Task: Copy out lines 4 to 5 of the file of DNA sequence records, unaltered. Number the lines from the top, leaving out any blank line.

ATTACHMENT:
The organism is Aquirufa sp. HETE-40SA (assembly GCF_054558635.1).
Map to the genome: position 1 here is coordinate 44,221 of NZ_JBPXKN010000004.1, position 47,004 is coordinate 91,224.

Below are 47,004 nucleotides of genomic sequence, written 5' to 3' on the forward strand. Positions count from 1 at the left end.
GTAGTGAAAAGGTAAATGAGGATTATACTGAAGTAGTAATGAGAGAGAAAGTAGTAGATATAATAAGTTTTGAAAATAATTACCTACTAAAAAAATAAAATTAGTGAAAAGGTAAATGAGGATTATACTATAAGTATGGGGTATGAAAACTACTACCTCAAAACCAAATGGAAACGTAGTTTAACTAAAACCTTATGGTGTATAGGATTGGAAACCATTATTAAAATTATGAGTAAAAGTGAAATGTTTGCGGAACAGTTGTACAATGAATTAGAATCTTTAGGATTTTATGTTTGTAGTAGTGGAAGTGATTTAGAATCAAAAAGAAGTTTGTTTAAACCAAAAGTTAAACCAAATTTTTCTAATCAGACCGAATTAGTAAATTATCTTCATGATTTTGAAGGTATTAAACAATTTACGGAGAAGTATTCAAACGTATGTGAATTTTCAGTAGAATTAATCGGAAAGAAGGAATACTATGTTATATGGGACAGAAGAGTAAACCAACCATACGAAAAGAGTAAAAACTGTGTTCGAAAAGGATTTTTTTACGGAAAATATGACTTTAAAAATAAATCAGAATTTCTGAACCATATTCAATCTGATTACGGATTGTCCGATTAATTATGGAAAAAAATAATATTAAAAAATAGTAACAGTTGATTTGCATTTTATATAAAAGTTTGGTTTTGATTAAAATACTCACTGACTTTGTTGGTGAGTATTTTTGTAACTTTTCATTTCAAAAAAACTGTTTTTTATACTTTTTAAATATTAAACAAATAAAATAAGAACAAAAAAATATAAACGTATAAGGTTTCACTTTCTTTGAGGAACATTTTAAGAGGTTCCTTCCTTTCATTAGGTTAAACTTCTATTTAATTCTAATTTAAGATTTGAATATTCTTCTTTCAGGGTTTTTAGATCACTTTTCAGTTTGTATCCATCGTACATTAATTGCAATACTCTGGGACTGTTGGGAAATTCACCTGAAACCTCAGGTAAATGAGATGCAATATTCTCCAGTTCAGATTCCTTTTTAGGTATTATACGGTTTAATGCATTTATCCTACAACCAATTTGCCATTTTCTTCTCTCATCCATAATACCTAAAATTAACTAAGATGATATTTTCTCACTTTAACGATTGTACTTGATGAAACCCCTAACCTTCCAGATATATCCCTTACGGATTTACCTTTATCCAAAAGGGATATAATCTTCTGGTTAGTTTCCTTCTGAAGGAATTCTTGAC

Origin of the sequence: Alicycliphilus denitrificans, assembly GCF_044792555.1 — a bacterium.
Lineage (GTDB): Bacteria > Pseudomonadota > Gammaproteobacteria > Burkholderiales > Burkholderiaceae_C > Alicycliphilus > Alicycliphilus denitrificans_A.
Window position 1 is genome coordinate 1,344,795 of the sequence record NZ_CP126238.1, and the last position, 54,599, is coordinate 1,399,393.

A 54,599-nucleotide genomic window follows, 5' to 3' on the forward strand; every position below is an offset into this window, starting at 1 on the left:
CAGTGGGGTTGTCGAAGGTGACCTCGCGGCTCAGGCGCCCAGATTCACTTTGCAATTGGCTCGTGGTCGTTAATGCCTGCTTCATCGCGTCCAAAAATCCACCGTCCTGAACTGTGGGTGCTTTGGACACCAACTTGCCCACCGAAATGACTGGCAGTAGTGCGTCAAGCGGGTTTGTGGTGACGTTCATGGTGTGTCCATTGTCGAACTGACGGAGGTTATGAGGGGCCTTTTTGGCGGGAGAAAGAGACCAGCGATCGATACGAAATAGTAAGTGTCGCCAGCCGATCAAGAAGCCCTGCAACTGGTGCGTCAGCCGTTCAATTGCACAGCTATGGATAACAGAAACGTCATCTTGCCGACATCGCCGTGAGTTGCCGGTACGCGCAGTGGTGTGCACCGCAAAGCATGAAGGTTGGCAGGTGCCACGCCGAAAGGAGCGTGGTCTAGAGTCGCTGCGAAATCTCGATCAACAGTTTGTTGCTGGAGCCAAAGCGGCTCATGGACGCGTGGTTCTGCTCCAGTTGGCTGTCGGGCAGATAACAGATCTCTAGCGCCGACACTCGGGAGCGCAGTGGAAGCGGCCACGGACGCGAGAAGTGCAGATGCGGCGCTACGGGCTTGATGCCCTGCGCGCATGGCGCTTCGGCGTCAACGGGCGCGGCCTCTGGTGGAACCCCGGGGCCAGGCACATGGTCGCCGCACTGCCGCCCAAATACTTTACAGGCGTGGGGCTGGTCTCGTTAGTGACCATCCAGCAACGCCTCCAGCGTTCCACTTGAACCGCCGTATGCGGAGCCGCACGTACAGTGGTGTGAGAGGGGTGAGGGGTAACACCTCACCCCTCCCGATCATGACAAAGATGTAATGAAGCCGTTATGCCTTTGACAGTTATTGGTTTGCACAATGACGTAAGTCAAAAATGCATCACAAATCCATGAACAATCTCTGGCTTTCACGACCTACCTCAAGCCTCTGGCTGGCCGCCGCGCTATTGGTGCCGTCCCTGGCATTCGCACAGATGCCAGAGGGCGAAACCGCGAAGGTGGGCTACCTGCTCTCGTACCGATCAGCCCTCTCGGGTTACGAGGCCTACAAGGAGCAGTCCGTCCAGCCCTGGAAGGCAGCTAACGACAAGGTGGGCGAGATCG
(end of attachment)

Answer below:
GTAGTGAAAAGGTAAATGAGGATTATACTGAAGTAGTAATGAGAGAGAAAGTAGTAGATATAATAAGTTTTGAAAATAATTACCTACTAAAAAAATAAAATTAGTGAAAAGGTAAATGAGGATTATACTATAAGTATGGGGTATGAAAACTACTACCTCAAAACCAAATGGAAACGTAGTTTAACTAAAACCTTATGGTGTATAGGATTGGAAACCATTATTAAAATTATGAGTAAAAGTGAAATGTTTGCGGAACAGTTGTACAATGAATTAGAATCTTTAGGATTTTATGTTTGTAGTAGTGGAAGTGATTTAGAATCAAAAAGAAGTTTGTTTAAACCAAAAGTTAAACCAAATTTTTCTAATCAGACCGAATTAGTAAATTATCTTCATGATTTTGAAGGTATTAAACAATTTACGGAGAAGTATTCAAACGTATGTGAATTTTCAGTAGAATTAATCGGAAAGAAGGAATACTATGTTATATGGGACAGAAGAGTAAACCAACCATACGAAAAGAGTAAAAACTGTGTTCGAAAAGGATTTTTTTACGGAAAATATGACTTTAAAAATAAATCAGAATTTCTGAACCATATTCAATCTGATTACGGATTGTCCGATTAATTATGGAAAAAAATAATATTAAAAAATAGTAACAGTTGATTTGCATTTTATATAAAAGTTTGGTTTTGATTAAAATACTCACTGACTTTGTTGGTGAGTATTTTTGTAACTTTTCATTTCAAAAAAACTGTTTTTTATACTTTTTAAATATTAAACAAATAAAATAAGAACAAAAAAATATAAACGTATAAGGTTTCACTTTCTTTGAGGAACATTTTAAGAGGTTCCTTCCTTTCATTAGGTTAAACTTCTATTTAATTCTAATTTAAGATTTGAATATTCTTCTTTCAGGGTTTTTAGATCACTTTTCAGTTTGTATCCATCGTACATTAATTGCAATACTCTGGGACTGTTGGGAAATTCACCTGAAACCTCAGGTAAATGAGATGCAATATTCTCCAGTTCAGATTCCTTTTTAGGTATTATACGGTTTAATGCATTTATCCTACAACCAATTTGCCATTTTCTTCTCTCATCCATAATACCTAAAATTAACTAAGATGATATTTTCTCACTTTAACGATTGTACTTGATGAAACCCCTAACCTTCCAGATATATCCCTTACGGATTTACCTTTATCCAAAAGGGATATAATCTTCTGGTTAGTTTCCTTCTGAAGGAATTCTTGAC

Origin of the sequence: Alicycliphilus denitrificans, assembly GCF_044792555.1 — a bacterium.